Posted Calorie Counts Are Not Very Accurate

One of the provisions of Obamacare is that all restaurants with more than 20 locations are required to post the number of calories in their menu items. (Even though Obamacare was passed in 2010, the requirement doesn’t go into effect until the second half of 2013 because of red tape: the FDA had to first come up with regulations, hold discussions on them, get final approval, and then publish them for six months before they take effect.) Most people that aren’t in the business of selling junk food see this as a great step forward in helping people realize exactly how much stuff they’re eating. But, the system is far from perfect.

200 calories' worth of apples. Photo from wiseGEEK.


The government-sanctioned way of figuring out how many calories are in food — and so far, the only practical way to do it at all — is called the Atwater System, and is named after the chemistry professor at Wesleyan who developed it around the 1890s.  Mostly, it involves burning food in a bomb calorimeter to figure out how much energy it has, and subtracting what’s been left over after digestion. But, according to NPR, this process has some flaws:

  • Processed and unprocessed foods are treated the same, even though our bodies would extract more calories from processed foods, which have in effect been pre-digested. Meaning that if two foods have the same number of calories on the label, if one of them is raw (like fruits and rare steak), your body will end up with less of its calories than the processed one (like candy and hamburgers).
  • Processed carbohydrates are particularly bad because they don’t make us feel full. The calories from a chicken breast will keep someone full a lot longer than the same calories in a chocolate bar.
  • There are also upsides though, because for some foods, the body spends a lot of energy digesting them — or doesn’t get as much energy out of them for various reasons — making the caloric count on the label higher than what you actually end up with.

200 calories' worth of Hershey's Kisses. Photo from wiseGEEK.


So even if the number of calories on the label or menu accurately showed the amount of raw energy in food, they don’t accurately represent how much of that energy our bodies absorb, or how long that energy will last us.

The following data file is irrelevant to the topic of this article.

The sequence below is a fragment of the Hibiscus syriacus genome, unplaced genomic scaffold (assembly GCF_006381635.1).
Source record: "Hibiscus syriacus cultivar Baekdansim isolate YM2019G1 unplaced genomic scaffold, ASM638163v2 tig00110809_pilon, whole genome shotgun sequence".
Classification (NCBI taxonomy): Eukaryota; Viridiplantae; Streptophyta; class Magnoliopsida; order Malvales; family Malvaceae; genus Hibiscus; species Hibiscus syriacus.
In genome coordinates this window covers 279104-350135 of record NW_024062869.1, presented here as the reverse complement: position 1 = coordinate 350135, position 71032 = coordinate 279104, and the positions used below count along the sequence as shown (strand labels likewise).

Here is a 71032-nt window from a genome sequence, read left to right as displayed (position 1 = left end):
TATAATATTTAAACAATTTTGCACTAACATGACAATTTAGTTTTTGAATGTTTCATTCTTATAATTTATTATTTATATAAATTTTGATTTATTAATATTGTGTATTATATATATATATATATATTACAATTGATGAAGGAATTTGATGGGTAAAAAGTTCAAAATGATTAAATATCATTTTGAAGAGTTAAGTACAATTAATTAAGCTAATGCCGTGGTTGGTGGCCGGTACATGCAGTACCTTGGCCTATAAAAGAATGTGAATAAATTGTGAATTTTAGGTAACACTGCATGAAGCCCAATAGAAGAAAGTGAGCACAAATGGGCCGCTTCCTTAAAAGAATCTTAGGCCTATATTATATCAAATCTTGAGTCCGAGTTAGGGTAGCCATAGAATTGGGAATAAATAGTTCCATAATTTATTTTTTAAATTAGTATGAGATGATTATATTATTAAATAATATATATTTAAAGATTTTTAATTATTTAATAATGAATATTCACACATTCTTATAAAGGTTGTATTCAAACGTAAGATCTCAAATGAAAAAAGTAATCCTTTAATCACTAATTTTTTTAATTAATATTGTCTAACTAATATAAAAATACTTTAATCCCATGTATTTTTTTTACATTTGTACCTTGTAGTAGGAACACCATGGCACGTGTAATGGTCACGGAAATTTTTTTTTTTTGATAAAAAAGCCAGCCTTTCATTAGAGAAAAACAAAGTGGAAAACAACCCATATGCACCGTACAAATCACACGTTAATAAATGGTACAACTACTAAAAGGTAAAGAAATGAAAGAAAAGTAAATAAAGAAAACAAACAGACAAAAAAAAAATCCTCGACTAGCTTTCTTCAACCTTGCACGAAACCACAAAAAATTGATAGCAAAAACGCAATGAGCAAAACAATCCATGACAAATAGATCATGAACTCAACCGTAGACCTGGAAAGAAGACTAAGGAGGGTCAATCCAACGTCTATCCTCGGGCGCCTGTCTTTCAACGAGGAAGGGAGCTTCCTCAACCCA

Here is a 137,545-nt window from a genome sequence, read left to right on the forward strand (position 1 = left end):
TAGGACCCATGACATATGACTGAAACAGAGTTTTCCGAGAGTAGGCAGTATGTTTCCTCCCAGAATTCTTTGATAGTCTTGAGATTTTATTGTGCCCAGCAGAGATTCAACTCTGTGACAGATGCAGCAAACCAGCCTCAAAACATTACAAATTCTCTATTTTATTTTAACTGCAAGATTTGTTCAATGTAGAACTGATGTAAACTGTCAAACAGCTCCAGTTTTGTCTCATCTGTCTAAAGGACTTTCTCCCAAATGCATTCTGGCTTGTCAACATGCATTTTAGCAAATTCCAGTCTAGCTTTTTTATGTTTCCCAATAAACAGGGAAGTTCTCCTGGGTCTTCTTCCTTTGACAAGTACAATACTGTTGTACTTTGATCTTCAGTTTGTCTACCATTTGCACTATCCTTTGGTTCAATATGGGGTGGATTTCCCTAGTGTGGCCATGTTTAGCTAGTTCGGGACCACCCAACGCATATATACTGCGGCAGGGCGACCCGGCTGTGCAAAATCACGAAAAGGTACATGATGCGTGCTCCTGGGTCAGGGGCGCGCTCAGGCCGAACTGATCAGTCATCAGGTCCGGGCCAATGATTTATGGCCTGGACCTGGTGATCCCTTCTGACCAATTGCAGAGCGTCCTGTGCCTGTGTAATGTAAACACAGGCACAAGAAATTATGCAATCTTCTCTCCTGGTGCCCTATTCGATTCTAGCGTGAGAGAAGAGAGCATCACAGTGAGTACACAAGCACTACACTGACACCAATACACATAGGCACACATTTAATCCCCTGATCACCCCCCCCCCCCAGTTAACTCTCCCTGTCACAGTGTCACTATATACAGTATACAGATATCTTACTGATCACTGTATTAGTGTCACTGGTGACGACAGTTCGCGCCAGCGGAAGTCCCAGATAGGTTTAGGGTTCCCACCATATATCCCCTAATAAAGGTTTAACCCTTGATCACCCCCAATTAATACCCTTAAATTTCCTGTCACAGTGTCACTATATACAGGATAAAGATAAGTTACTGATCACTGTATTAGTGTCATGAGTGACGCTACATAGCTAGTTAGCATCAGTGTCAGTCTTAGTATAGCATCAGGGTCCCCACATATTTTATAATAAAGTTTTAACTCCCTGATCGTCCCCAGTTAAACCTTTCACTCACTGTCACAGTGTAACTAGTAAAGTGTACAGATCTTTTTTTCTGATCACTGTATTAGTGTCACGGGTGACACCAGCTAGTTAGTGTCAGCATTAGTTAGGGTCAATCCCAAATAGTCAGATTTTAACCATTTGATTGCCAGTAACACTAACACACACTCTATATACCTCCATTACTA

And as it turns out, the labels are not likely to even be accurate. In New York City, most food already has to have caloric labels, so Casey Neistat — the filmmaker who, among other short films, made an interesting video a few months back about how toothless the NYC soda ban really is — decided to test their accuracy. He took five items that he was likely to eat in one day to a food lab and had their energy measured. All but one came in over their stated number of calories:

  • a yogurt muffin actually had 735 calories instead of the 640 on the label
  • a Starbucks coffee had 393 instead of 370
  • a Chipotle burrito, 1295 instead of 1175
  • a tofu sandwich, 548 instead of 228
  • a Subway sandwich, 351 instead of 360 — the only item that was under

Starbucks and Chipotle you can forgive, because no matter how hard the employees try, no two coffees or burritos will be the same. Subway came in under that amount most likely for the same reason. But the muffin and the tofu sandwich were pre-packaged and probably should have been closer to their goal. Part of the problem is that New York City doesn’t enforce the accuracy of the calorie count — only their presence.

But regardless of blame, at the end of the day Casey ate 3321 calories instead of the 2773 calories the labels showed. That’s 549 extra calories that he didn’t intend to eat and wouldn’t have accounted for; as he points out in the video below, it’s the equivalent of a McDonald’s Quarter Pounder with Cheese, or two donuts.

The take-away? Calorie counts on the nutrition labels are not very accurate, and even if they were, they still wouldn’t represent how many of those calories your body gets, or how long it will keep hunger at bay.

At best, the number is a guideline that opens our eyes to unbelievable truths, like that a donut is the equivalent of two grilled chicken breasts. In that way, counting calories is like a very poor window thermometer that tells you if it’s warm or cold outside, but its temperature can be off by a few degrees. Still, it’s better than no thermometer.

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From NPR and The New York Times

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